Madigan, however, countered that “if somebody has a gun pointed at them, we need to know when that is happening. We need to know where that is happening.”

Why the timing of the draft’s release is important

The proposal comes at a pivotal time for the city. The trial for Chicago Police Officer Jason Van Dyke, who shot and killed 17-year-old Laquan McDonald, is expected to begin in early September. 

The plan also comes on the heels of what is expected to be a heated mayoral race, where Emanuel faces a long list of challengers who are likely to zero in on the Emanuel administration’s handling of the shooting. 

Madigan, meanwhile, is retiring at the end of her term, and getting a consent decree in place before she leaves office would cement part of her political legacy. But whoever replaces her — either Republican Erika Harold or Democrat Kwame Raoul — would be thrust into litigation over the consent decree. 

The draft also comes more than a year after the U.S. Department of Justice issued a scathing report on the Chicago Police Department. Federal investigators found that the department followed unconstitutional practices that led to a pattern of abuse, such as shootings the feds said were unjustified.

What comes next?

The draft is being released now to elicit public feedback before a final version is submitted to the court. A job posting for the independent monitor will also be released Friday. The city is working on an October deadline, since any new costs associated with final version will need aldermanic approval. 

Once the draft is handed to the court, U.S. District Judge Robert Dow is expected to make a final ruling on the plan after holding hearings with various stakeholders.

But there could be a hiccup. 

The only reason Madigan and Emanuel have gotten to this point is because Madigan, citing the DOJ’s report, sued the government in order to begin talks on a consent decree. She did so after the Trump administration made clear it was not interested in pursuing a consent decree. (Black Lives Matter Chicago and the American Civil Liberties Union of Illinois also sued and won the right to be involved in the attorney general’s lawsuit.)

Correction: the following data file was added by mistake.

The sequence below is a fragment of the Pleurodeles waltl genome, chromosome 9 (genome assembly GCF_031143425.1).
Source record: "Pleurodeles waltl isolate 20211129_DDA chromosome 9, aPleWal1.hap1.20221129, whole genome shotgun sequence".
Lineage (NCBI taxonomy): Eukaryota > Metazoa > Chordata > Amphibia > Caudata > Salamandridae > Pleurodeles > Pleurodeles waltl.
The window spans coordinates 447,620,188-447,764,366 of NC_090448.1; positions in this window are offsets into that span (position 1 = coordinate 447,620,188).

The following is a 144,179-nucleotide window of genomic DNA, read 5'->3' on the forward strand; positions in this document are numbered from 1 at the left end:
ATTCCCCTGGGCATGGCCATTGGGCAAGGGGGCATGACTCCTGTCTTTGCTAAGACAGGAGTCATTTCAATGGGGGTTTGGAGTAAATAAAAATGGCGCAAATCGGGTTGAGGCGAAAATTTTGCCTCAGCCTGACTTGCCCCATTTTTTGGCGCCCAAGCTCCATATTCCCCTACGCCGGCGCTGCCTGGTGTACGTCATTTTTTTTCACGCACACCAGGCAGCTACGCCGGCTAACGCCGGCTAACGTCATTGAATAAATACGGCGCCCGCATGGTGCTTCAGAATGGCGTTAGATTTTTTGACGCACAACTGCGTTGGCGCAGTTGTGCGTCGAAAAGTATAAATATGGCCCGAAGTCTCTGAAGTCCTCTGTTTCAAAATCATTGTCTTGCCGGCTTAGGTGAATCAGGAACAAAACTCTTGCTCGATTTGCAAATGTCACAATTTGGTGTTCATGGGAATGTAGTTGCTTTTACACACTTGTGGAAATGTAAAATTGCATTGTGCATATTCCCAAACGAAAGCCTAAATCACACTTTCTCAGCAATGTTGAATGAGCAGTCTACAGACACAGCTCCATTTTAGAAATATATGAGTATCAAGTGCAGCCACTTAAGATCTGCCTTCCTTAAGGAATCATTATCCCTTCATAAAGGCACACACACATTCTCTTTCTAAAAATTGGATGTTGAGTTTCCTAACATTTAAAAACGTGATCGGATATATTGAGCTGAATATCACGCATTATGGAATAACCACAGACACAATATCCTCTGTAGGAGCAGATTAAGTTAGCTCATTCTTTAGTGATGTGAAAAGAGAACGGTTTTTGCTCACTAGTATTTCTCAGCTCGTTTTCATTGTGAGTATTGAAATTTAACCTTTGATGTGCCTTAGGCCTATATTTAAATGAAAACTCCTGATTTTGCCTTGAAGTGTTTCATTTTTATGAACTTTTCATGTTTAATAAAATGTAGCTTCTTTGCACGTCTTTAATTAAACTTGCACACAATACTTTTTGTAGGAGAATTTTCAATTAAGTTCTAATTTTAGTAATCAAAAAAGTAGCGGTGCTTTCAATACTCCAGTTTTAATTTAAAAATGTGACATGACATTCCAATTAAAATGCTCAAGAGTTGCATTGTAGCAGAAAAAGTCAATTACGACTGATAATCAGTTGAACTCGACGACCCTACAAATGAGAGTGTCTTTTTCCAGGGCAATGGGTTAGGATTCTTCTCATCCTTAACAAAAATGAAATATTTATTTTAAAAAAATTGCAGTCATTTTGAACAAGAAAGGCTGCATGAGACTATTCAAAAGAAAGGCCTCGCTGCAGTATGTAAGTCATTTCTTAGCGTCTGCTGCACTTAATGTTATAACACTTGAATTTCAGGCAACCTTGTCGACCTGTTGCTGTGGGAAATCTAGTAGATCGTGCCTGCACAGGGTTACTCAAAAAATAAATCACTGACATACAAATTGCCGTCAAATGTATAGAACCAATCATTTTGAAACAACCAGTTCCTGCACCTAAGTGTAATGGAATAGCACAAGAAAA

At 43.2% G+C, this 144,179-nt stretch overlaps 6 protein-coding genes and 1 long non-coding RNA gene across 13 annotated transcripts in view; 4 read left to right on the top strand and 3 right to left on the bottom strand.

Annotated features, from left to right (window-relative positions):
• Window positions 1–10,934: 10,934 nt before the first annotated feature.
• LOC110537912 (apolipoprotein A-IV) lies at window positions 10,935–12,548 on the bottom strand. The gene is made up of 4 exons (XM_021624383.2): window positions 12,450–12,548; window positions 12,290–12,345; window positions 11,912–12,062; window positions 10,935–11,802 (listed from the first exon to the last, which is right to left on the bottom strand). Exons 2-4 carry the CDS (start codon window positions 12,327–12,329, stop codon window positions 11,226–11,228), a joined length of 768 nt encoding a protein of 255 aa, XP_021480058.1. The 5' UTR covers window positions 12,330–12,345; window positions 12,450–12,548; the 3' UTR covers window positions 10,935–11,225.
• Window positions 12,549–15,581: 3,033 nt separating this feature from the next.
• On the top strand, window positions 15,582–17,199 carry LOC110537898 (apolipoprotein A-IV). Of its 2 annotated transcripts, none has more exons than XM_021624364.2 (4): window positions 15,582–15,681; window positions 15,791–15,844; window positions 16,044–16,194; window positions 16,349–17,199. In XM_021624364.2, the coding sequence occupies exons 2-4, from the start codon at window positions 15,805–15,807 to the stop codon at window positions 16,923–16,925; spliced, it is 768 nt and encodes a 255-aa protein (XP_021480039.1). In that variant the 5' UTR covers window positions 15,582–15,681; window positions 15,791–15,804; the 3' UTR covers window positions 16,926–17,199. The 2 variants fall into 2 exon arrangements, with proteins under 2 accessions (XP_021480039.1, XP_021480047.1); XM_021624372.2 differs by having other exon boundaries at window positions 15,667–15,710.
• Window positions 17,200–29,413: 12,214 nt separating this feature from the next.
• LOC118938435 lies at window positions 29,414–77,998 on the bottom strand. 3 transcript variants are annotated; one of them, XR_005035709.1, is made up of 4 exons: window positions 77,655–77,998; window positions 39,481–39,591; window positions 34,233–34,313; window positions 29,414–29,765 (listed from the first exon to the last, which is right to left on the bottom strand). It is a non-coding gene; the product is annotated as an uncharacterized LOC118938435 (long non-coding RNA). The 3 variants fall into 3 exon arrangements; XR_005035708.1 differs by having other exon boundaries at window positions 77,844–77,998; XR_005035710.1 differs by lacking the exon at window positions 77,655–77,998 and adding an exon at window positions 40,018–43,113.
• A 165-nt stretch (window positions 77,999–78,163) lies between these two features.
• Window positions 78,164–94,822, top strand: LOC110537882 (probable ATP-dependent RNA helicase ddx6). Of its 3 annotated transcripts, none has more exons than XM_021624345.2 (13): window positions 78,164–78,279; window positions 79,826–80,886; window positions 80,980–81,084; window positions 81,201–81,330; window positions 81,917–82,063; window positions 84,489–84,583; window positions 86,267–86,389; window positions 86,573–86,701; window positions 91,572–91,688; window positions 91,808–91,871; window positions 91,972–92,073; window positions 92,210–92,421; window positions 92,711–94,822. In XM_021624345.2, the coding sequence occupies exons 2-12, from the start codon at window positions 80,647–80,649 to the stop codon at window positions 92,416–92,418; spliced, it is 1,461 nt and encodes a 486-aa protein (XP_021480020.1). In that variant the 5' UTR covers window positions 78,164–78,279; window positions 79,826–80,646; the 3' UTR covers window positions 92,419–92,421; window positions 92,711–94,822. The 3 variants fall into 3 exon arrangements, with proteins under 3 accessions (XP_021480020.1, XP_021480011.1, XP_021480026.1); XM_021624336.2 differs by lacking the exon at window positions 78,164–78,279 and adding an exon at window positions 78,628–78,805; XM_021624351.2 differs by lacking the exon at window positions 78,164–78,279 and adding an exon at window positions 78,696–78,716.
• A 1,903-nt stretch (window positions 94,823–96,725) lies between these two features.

Meanwhile, the Fraternal Order of Police Lodge 7, which represents Chicago’s rank-and-file officers, has been fighting to get its own seat at the table. In June they asked the judge overseeing the case to dismiss Madigan’s lawsuit altogether. Those motions are still pending.

In a hearing Wednesday, an attorney for the police union complained that on-the-ground officers have been shut out of the process.

The FOP has fiercely defended officers and called the efforts to impose a consent decree as “bizarre and dangerous.”

“This lawsuit and the proposed consent decree that would arise from it are based upon a biased federal investigation from a presidential administration with a clear antipathy to law enforcement, an antipathy that has drastically undermined law and order throughout the country and placed the most innocent and vulnerable members of society at the greatest peril,” the union said in a statement.

How are people reacting?

FOP President Kevin Graham called the draft plan “politically motivated” during a Friday press conference.

“Illegal and invalid,” Graham said of the proposal. “We have a very strong court challenge to it, which will be heard in federal court.”

Ald. Roderick Sawyer (6th Ward), who is the chairman of the City Council’s Black Caucus, said none of the provisions outlined in the draft would be too burdensome to officers.

“I think it’s a good first step, and I guess what I’m more interested in is us doing what’s necessary to get these things forward to try to fight crime and at the same time re-establish that trust that’s been lost between the public and the police,” Sawyer said adding he’s glad the plan did not include anything about civilian oversight of the police department because voters can always oust elected officials if they are unhappy with how things are being handled.

Sheila Bedi, one of the attorneys for the plaintiffs in the Black Lives Matter lawsuit, said her clients are withholding judgement until they have more time to study the proposal.

“A meaningful consent decree must be developed by those most impacted by police brutality and violence and must ensure real community-based oversight and enforcement,” she said in a statement.

Karen Sheley, an attorney with the ACLU of Illinois, criticized the plan for not making it mandatory for cops to log when they point a gun at someone.

“Incredibly, this draft still does not require officers to record when they point a weapon at someone. The City of Chicago just settled a case for $2.5 million where police held a gun to the chest of a 3-year-old child. Given the absence of this provision, we need to examine this draft very closely.”

Additional reporting by Hunter Clauss.